Clinical Trial Demonstrates That EarlySense May Be An Effective Indicator for Respiratory Pattern Recognition

January 14, 2014

Study Results Presented at Society of Critical Care Medicine Annual Congress

WALTHAM, MA – EarlySense announced the results of a small clinical trial conducted at Brigham and Women's Hospital in Boston that identifies complex respiratory patterns which were found to be correlated to patients' respiratory condition and have the potential to show when mechanical ventilation is no longer required.

"The study results show that unique, complex respiratory patterns have the potential to predict, on one hand, the patients' readiness to be separated from the ventilator, but, alternately, also the need for continued ventilatory support," said Dr. Gyorgy Frendl, MD, PhD, Director of Surgical Critical Care Research, Brigham and Women's Hospital, Assistant Professor of Anesthesia, Harvard Medical School, the Principal Investigator of the study. "For patients recently weaned from the ventilator, the appearance of these complex distress respiratory patterns indicated that they were likely to require further ventilator support:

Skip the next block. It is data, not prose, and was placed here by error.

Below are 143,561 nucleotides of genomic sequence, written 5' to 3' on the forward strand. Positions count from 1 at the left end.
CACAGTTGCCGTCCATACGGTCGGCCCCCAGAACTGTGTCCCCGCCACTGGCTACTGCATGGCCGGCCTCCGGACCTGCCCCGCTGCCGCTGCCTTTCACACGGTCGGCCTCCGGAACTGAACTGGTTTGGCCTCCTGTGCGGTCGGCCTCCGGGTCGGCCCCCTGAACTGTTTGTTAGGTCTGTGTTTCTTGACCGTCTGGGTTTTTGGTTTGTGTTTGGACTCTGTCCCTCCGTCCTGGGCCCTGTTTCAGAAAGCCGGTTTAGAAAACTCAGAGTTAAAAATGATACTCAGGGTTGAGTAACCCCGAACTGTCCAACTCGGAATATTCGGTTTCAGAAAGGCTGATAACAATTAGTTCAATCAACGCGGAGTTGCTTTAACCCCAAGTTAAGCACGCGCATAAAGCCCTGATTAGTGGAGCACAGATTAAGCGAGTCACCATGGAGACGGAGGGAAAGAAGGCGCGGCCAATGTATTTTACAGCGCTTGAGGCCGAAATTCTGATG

Generalized disorganized respirations
Frequent [every 30-120 seconds] high amplitude gasping breaths
Periods of apnea >30 seconds
For ventilated patients, the above patterns indicated that the patient is not yet ready to be separated from the mechanical ventilator support.

"The ability to measure advanced respiratory patterns in a contact-free manner is a promising approach to improve care and keep patients safer," said Avner Halperin, CEO of EarlySense. We are honored that the EarlySense technology can determine respiratory patterns and provide clinicians with advanced tools to intervene effectively and, if required, early as evidenced in this study."

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